‘AI advertising to be $1.3 trillion dollar business by 2023’

GroupM has published a new study titled ‘The Next 10: Artificial Intelligence’. This study examines how the media landscape and consumer behaviour will shift over the coming decade, in large part due to AI-enabled advertising that likely already accounts for nearly half of all advertising revenue, or more than US$300 billion.

Some major implications of the study include:

  • Declining reach of linear TV and less tolerance of irrelevant, interruptive ad pods
  • Growth of audio-first devices with digital assistants (e.g. ear buds and smart home speakers) means that voice search will overtake text-based search
  • Data will most often be managed on-device and will be increasingly obfuscated or anonymized by AI and privacy services

Additional takeaways:

Advances in AI and these evolving media channels could result in marketers increasingly tying together products, consumer experiences and advertising experiences:

Automotive: the use of generative AI and digital twins will enable greater personalization of advertising in the sector—i.e.: a custom color model shown driving in the buyer’s own city.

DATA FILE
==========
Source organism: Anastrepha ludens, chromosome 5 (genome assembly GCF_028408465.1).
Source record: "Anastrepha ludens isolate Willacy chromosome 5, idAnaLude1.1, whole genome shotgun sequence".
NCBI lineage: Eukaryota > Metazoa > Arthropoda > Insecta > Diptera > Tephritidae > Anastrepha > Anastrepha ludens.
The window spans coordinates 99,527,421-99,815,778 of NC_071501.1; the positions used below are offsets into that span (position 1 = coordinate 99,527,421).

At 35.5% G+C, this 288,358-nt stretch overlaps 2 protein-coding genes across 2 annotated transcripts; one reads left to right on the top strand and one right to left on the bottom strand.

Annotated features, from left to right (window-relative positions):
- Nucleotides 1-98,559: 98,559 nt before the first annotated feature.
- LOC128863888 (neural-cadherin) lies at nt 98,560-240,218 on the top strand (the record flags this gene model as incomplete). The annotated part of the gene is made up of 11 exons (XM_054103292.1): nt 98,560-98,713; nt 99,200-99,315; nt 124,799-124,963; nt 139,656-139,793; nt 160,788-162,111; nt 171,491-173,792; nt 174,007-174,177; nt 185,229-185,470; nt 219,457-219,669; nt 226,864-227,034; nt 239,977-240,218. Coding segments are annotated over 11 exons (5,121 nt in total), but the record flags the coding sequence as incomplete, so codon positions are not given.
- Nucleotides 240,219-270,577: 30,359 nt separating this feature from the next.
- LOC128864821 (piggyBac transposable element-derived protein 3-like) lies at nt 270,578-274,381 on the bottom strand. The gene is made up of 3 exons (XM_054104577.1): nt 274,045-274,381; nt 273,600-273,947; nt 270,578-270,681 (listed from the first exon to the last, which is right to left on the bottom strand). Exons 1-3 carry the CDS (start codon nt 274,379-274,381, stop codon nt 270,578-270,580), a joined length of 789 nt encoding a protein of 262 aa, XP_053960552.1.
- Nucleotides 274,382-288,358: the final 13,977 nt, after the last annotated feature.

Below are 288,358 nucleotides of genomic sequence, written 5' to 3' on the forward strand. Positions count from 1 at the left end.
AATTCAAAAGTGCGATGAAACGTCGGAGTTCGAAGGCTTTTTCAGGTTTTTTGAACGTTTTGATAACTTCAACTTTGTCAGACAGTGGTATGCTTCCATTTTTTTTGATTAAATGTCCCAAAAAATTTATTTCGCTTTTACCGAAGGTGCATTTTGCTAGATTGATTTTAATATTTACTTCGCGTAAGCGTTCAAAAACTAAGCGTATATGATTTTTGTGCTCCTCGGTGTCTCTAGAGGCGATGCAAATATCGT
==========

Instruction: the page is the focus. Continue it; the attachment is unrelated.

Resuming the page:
CPG: machine learning paired with genomic sequencing will make personalized nutrition and personal care products increasingly possible.

Apparel: computer vision, machine learning algorithms and generative AI could disrupt the apparel and retail industry by creating a vast gray market of copycat goods or user generated designs competing for image searches.

Entertainment: personalized storytelling could become a reality as ads and IP are customized based on audience data and/or selections.

 The Next 10 also raises ethical and responsible AI questions such as:

How do we protect at-risk users and all consumers from AI that exploits dark patterns or behavioural “hacks”?

What are the ways we can protect against the weaponisation of AI in advertising tools and platforms used to amplify misinformation, deep fakes, fraud and abuse?

What is our level of comfort for what remains hidden in the black box of machine learning?

Should people be notified when they’re speaking or chatting with an AI chatbot and not a human?

How do we build safety and accountability into algorithmic incentives?

How should disclosures about the use in AI in advertising work?

 As per the report, enabled advertising will be a $1.3 trillion dollar business by 2032. By then, it’s likely that AI-enabled advertising will represent more than 90% of all advertising as channels like TV, Audio and Outdoor become more digital, addressable and programmatic, it says.

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